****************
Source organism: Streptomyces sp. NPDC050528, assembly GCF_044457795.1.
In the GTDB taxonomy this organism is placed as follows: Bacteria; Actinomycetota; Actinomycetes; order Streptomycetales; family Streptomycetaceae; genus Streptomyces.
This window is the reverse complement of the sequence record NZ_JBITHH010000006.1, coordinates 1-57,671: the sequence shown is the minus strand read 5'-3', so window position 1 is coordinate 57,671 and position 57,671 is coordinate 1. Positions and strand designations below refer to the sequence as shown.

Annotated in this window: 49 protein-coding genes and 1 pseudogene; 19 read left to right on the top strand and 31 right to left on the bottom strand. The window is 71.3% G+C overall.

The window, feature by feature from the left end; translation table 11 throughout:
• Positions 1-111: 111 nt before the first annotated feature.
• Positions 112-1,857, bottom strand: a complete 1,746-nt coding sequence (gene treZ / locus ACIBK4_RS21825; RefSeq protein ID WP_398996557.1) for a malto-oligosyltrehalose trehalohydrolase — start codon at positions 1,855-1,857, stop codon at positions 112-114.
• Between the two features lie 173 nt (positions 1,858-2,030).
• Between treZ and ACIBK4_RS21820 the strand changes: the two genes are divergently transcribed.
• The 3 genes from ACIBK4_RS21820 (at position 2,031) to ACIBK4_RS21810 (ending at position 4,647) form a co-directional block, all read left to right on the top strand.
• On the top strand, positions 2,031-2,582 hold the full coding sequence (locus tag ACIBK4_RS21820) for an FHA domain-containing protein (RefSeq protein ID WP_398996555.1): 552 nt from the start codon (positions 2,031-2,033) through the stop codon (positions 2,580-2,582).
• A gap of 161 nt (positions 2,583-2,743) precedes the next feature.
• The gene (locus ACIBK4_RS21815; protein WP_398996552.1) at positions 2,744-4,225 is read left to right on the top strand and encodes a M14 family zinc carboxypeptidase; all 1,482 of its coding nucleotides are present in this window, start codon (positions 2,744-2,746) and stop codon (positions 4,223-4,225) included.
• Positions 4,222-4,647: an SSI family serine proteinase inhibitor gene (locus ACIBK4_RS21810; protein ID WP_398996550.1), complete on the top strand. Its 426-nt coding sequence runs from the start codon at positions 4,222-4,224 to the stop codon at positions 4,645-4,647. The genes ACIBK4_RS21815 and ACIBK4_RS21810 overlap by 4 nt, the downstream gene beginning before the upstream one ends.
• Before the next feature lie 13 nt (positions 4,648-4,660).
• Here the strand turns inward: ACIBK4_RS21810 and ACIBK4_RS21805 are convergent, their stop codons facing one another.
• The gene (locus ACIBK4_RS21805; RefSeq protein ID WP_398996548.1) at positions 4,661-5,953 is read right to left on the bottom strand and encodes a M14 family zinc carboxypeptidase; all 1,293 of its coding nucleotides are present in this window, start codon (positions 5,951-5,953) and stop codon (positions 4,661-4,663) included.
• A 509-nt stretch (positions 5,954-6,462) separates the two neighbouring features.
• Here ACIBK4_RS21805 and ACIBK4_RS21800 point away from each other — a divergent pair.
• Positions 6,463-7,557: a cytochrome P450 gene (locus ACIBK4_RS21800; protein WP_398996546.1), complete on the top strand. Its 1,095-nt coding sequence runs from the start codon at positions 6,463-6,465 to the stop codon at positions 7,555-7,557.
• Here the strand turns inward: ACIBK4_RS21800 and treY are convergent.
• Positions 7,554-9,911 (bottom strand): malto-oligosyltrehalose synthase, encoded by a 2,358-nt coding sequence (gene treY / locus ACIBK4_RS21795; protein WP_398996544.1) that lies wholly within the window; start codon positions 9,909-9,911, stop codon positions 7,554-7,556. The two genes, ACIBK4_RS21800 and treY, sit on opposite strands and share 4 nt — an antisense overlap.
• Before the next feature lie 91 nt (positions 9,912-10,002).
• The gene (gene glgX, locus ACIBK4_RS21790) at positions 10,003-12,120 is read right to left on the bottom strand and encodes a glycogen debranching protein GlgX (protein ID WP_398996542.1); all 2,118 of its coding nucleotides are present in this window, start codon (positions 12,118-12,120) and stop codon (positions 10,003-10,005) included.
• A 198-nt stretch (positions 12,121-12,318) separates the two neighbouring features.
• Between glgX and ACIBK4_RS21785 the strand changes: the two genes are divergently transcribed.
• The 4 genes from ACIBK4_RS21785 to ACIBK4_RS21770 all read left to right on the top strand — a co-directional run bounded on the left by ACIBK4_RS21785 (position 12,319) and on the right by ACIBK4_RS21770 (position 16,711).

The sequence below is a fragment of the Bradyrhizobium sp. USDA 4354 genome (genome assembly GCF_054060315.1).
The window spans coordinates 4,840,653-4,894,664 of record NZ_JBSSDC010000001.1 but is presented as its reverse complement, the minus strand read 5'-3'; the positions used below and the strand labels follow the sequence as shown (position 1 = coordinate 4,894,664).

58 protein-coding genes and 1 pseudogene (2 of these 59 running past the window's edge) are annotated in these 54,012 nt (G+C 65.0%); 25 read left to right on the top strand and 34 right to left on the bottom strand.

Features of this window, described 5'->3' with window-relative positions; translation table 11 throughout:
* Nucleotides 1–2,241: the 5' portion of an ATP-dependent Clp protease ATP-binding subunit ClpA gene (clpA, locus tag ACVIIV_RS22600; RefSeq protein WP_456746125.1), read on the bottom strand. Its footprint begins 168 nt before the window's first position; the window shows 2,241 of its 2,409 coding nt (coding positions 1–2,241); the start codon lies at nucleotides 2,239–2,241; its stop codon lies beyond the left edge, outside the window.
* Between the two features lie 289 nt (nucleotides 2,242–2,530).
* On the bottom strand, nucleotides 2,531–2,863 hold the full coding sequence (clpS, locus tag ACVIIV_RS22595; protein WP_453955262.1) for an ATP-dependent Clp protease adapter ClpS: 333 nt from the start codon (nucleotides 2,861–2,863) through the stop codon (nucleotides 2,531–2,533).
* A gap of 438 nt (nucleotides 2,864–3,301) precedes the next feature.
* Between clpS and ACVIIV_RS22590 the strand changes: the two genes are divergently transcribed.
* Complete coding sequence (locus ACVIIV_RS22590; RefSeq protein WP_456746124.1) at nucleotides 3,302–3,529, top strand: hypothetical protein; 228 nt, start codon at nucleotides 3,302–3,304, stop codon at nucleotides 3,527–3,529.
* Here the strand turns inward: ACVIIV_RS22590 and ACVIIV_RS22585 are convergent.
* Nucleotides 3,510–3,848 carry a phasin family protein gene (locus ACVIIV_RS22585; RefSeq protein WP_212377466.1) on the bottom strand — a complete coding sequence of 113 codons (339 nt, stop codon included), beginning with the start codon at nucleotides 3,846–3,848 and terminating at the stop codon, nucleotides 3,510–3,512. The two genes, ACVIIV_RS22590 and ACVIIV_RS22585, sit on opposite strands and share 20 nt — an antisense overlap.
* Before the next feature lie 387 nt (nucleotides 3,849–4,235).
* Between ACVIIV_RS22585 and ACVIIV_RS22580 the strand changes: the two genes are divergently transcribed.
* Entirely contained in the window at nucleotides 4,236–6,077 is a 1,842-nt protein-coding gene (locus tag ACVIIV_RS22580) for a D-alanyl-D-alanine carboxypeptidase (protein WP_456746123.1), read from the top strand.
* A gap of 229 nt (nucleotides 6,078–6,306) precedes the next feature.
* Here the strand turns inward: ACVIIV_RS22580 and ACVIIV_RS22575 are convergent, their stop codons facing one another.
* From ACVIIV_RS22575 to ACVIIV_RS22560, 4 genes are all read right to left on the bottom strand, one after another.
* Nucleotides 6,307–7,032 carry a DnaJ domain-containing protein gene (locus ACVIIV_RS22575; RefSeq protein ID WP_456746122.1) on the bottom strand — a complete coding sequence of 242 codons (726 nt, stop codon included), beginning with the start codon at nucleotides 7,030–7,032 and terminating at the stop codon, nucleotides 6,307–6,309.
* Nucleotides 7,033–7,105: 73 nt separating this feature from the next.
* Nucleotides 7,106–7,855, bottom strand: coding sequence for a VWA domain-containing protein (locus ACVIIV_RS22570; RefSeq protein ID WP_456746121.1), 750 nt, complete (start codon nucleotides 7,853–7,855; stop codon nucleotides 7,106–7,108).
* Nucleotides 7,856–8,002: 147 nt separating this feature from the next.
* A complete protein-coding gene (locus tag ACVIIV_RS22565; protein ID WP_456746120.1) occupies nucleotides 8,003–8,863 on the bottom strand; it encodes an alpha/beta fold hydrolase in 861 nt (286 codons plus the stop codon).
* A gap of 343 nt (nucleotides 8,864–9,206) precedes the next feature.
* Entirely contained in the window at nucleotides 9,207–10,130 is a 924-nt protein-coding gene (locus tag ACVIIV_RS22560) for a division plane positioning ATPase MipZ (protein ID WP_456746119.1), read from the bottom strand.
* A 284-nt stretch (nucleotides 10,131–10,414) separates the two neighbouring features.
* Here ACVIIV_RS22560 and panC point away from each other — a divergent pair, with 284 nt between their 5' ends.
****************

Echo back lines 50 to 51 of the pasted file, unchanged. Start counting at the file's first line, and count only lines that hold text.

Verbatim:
* A complete protein-coding gene (locus tag ACVIIV_RS22565; protein ID WP_456746120.1) occupies nucleotides 8,003–8,863 on the bottom strand; it encodes an alpha/beta fold hydrolase in 861 nt (286 codons plus the stop codon).
* A gap of 343 nt (nucleotides 8,864–9,206) precedes the next feature.